When you donate to a food drive, do you ponder the nutritional labels of the can in your hand? Or do you grab a packet of ramen or a bag of marshmallows from the dark corners of your pantry and hope it hasn’t expired?
Healthfulness isn’t typically a well-intended food donor’s top concern, says hunger advocate Ruth Solari. The ramen and marshmallows, along with a container of Crisco and a few other items, were basically the entire contents of a food box delivered to one of her volunteer’s grandmothers who received food aid, Solari says.
“What would she even make with this?” she notes.
Solari’s nonprofit, SuperFood Drive, works with food banks and pantries, schools and individuals on food drives that focus on nourishing, nutritionally dense nonperishables. And it offers materials, available for free download on its website, that groups and individuals can use to host their own healthful food drives.
“People think if it’s nonperishable, it must be unhealthy,” says Solari. “Instead of reaching in the back of the pantry for what’s expired or undesired, we’re asking people to really think about health.”
That means donating items like lentils, canned tuna or canned salmon, peanut butter without added oils or sugars, brown rice, quinoa or kidney beans. With these sorts of pantry staples, she says, “you can have amazingly healthy food as the basis of any meal.”
Though many people may not realize it, eating this way – with a focus on whole, unprocessed or minimally processed foods – can also be a lot cheaper, when you look at the cost per serving, Solari notes. A cost-comparison chart on Superfood’s website shows how swapping in raisins for fruit snacks or rolled oats for instant oatmeal will get you a much better (and healthier) bang for your buck.
Giving food pantry clients this type of price information is key to helping them make better nutritional choices when they’re shopping, too, says Jennifer Gilmore, executive director of Feeding America San Diego, a hunger-relief organization that serves some 480,000 people in San Diego County, Calif. She says 67 percent of families who frequent food banks make their food purchases “based on dollars, instead of anything having to do with nutrition.”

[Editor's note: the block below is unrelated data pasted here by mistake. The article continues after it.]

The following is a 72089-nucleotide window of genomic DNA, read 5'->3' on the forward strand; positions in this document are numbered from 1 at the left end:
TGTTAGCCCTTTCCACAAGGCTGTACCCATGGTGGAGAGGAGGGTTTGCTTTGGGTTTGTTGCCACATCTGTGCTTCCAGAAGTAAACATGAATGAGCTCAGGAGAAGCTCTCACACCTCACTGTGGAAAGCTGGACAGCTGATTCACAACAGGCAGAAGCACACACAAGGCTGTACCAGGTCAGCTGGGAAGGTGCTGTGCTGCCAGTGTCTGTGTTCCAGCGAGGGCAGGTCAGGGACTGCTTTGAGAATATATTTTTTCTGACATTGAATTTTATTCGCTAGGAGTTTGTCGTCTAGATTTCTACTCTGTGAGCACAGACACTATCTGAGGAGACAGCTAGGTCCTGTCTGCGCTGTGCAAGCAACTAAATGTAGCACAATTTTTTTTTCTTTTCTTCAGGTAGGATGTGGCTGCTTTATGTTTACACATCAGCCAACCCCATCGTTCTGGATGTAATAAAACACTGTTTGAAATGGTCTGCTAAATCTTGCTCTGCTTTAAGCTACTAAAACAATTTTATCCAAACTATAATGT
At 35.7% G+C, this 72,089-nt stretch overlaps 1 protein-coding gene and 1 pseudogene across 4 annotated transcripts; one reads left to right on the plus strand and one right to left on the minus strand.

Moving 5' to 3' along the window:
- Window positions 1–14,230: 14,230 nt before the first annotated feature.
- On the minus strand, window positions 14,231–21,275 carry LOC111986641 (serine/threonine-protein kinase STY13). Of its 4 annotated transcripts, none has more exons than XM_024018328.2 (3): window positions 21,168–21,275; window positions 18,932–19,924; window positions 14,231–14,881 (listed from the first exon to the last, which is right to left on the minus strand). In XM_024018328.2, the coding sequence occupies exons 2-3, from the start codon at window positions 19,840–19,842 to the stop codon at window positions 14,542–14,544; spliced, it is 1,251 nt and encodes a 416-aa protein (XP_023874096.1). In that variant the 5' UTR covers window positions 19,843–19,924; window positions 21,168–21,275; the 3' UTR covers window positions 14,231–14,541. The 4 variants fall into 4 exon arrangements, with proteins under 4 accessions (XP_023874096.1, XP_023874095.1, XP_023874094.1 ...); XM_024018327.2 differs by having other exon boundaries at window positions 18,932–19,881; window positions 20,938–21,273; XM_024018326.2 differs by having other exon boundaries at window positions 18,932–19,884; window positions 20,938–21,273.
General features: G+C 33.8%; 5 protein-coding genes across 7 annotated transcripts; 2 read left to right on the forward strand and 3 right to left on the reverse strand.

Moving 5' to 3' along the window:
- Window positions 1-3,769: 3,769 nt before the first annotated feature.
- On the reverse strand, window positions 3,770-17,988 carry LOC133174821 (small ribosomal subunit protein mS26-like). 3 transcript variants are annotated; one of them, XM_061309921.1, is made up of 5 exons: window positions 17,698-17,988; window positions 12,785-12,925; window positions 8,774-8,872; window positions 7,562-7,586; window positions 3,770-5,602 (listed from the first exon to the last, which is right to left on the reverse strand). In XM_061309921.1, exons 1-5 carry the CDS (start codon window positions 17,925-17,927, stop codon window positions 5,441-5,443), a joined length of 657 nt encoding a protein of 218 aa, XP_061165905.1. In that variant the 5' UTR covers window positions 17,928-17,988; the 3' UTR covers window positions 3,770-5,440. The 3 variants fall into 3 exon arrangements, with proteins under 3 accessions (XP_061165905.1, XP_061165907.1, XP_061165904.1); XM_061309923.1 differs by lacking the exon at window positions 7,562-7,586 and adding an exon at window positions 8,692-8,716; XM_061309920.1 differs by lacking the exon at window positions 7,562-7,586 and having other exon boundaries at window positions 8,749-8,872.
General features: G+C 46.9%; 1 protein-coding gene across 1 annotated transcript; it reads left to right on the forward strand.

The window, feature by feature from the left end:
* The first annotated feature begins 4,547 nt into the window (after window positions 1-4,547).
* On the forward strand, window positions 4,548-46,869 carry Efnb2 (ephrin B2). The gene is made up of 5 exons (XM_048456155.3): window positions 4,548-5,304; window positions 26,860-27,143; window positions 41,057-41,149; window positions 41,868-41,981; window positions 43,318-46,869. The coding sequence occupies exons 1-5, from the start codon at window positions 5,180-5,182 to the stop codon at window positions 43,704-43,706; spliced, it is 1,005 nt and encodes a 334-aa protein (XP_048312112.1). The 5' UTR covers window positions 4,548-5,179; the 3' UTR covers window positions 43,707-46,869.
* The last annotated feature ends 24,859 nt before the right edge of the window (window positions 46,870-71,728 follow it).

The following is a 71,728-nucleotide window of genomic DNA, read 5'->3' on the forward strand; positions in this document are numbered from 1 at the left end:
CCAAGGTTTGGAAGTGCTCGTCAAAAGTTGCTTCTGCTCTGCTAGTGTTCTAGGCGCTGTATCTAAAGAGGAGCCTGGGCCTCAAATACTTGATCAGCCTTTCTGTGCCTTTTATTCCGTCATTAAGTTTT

One in 7 Americans visited a food pantry in 2013, according to a national survey conducted by Feeding America.
“These are the elderly, single parents, they’re returning veterans,” notes Solari. “They’re people just like us, our neighbors who hard times have forced to choose between paying for utilities and food.”
Many of these people are also struggling with diet-related diseases like diabetes. So in recent years, hunger-relief groups have been putting an increasing emphasis on healthful eating, says Gilmore, who worked with Solari to revamp her organization’s nutritional policies. That involved changing not only the types of foods that pantries solicited from donors, Gilmore says, but also educating volunteers and staffers about healthier cooking, so they can pass that knowledge on to the people they serve.
“It’s one thing to distribute brown rice and quinoa and bok choy,” says Gilmore. “It’s a whole other thing to get families to taste it and cook it and eat it at home.” Her group now hands out recipes with food boxes.
The goal, says Solari, is to make healthful eating approachable and “really debunking the idea that it’s an elitist thing.”
“It’s not enough to fill empty stomachs,” she says. “The opposite of being hungry isn’t being full – it’s being healthy.”